Testing SSL in SMTP (thanks to):

That link is a good reference on Postfix SSL too.

NSX Edge application rules to use a different pool

Coming from a NetScaler background I was used to the concept of a failover server. As in a virtual server would have a pool of servers it would load balance amongst and if all of them are down I can define a failover server that could be used. You would define the failover server as a virtual server with no IP, and tell the primary virtual server to failover to this virtual server in case of issues.

Looking around for a similar option with NSX I discovered it’s possible using application rules. Instead of defining two virtual servers though, here you define two pools. One pool for the primary servers you want to load balance, the other pool for the failover server(s).

Then you create an application rule this:

Once again, the syntax is that of HAProxy. You define an ACLadfs_pri_down is what I am defining for my purposes as this is for load balancing some ADFS servers – and the criterion is nbsrv(pool-adfs-https-443) eq 0. The nbsrv criterion checks the pool you pas on to it (pool-adfs-https-443 in my case) and returns the number of servers that are up. So the ACL basically is a boolean one that is true if the number of usable servers is 0.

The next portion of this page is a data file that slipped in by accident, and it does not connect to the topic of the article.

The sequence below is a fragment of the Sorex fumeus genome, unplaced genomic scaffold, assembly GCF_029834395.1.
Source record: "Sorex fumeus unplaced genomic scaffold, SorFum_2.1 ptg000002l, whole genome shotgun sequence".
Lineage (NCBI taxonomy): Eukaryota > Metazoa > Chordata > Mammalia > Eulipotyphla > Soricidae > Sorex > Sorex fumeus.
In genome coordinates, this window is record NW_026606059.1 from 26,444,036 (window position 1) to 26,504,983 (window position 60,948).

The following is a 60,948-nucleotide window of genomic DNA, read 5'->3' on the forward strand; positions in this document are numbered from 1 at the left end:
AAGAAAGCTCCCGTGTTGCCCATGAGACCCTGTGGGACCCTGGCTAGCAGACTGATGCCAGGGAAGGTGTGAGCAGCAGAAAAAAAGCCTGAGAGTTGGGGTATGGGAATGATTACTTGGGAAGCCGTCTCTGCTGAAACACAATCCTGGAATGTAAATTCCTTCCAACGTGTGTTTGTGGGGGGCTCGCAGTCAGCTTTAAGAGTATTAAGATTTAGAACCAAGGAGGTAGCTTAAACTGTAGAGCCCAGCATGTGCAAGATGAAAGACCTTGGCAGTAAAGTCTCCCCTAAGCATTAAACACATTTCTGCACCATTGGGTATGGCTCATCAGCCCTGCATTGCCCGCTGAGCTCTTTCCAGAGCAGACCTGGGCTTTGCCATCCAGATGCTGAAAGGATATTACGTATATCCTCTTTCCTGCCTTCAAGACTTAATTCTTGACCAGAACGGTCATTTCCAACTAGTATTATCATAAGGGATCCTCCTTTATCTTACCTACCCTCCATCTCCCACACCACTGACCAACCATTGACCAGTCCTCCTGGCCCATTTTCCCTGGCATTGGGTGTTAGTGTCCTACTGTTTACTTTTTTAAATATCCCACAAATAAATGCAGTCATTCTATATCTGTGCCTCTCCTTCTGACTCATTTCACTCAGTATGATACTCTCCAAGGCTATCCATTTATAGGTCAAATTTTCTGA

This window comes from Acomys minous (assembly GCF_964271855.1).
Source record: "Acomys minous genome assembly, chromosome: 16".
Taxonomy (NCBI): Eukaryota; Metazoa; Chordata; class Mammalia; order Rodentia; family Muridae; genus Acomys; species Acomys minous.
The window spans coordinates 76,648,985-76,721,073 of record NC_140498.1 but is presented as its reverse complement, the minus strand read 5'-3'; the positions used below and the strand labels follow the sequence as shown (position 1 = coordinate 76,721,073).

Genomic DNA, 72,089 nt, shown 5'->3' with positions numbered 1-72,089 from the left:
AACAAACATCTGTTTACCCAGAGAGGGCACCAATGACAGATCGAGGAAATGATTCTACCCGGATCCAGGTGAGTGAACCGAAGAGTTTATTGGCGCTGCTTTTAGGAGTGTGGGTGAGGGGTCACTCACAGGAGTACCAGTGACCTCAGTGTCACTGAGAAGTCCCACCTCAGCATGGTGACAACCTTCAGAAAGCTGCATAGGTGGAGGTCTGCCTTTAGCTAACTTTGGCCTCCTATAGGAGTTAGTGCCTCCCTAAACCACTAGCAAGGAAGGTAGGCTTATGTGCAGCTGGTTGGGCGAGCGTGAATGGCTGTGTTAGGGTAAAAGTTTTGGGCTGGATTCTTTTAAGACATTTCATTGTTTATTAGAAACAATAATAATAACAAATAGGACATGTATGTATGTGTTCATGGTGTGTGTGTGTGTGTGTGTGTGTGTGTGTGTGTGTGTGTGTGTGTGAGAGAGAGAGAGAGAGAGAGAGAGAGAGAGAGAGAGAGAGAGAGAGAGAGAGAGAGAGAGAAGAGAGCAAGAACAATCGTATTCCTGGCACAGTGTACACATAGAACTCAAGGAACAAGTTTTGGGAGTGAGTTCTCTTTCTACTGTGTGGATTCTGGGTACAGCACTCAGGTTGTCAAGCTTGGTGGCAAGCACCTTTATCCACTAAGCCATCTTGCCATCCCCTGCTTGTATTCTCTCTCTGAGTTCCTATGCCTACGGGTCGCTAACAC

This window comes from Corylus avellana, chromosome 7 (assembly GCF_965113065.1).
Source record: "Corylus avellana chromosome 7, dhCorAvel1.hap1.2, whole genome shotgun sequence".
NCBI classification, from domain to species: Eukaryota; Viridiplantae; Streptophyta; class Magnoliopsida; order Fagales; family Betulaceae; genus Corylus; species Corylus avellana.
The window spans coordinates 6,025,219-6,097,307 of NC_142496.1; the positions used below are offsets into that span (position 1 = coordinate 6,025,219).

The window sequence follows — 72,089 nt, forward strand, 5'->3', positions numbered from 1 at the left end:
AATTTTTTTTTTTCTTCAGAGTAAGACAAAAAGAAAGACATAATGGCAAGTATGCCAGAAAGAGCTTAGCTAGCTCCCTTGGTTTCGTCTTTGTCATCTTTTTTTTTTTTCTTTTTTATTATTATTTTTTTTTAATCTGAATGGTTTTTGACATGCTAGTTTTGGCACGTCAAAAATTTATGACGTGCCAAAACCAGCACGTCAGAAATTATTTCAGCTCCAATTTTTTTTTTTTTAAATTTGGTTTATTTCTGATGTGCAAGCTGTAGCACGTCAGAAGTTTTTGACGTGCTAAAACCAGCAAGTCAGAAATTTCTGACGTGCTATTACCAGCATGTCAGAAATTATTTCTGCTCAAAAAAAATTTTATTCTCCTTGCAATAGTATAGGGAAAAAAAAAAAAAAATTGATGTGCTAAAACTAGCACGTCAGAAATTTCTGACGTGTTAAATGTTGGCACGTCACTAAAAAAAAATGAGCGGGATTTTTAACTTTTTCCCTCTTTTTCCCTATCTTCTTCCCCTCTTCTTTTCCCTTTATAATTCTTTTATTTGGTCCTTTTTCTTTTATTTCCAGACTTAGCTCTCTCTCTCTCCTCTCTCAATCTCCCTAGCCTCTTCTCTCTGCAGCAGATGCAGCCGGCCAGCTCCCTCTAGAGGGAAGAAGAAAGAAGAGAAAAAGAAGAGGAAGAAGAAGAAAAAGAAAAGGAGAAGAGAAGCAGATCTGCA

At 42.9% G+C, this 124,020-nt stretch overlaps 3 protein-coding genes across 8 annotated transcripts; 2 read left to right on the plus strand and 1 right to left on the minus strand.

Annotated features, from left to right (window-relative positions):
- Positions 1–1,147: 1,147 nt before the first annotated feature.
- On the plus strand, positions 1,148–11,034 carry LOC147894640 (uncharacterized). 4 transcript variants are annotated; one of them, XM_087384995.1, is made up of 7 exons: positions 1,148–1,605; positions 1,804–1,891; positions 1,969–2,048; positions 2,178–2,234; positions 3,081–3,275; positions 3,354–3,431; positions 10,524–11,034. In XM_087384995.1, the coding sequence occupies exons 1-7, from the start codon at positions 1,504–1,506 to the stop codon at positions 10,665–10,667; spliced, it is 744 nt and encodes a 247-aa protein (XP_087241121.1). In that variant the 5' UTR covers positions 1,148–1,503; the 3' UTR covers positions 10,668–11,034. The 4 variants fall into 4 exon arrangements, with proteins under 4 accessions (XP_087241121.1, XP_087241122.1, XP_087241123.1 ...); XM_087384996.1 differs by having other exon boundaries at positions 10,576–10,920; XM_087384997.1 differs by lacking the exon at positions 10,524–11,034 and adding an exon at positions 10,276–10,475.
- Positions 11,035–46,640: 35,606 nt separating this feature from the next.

Next, the use_backend rule switches to using the backup pool I have defined (pool-bkpadfs-https-443 in this case) if the ACL is true.

That’s all. Pretty straightforward!

[Aside] Various ADFS links

No biggie, just as a reference to myself:

Fahrenheit 451 (book)

Listened to “Fahrenheit 451” narrated by Tom Robbins this weekend. It’s a short book of about 5 something hours. I left reading when there was 1 hour to go.

I decided to listen to this book as a movie adaptation is out and I wanted to read/ listen to the book first before watching the movie. It’s a good book, but yeah it didn’t hook me on too much and so I left eventually. I think the fact that I listened to it rather than actually read was what helped me get this far. Tom Robbins was a good narrator.

I didn’t leave this book because it was poorly written or anything. It was good. I liked the language and how things were presented etc., but I didn’t really connect to the story. Going through the Wikipedia page I see that the book was written at a time when book burning was a possibility and I guess since that whole concept sounds so alien to me I don’t really get it. Not that book burning can’t or won’t happen in this day and age, just that it feels a bit far fetched and not overly dystopian (I guess one could always have an ebook version of whatever is being burned!). The book also seemed to be a commentary about the rise of television and how it keeps people happy as it’s “dumb” or mind numbing, while books provoke thought and discussion and this in turn leads to dissatisfaction and unhappiness – but this too kind of feels far fetched in this day and age when there are good TV shows and games and tablets etc. encourage creativity among its users.

Considering all this I didn’t feel like wasting more time on the book. I don’t have an hour of free time today, and I could leave the book for my morning commute tomm – but why bother. Decided to leave it where it is.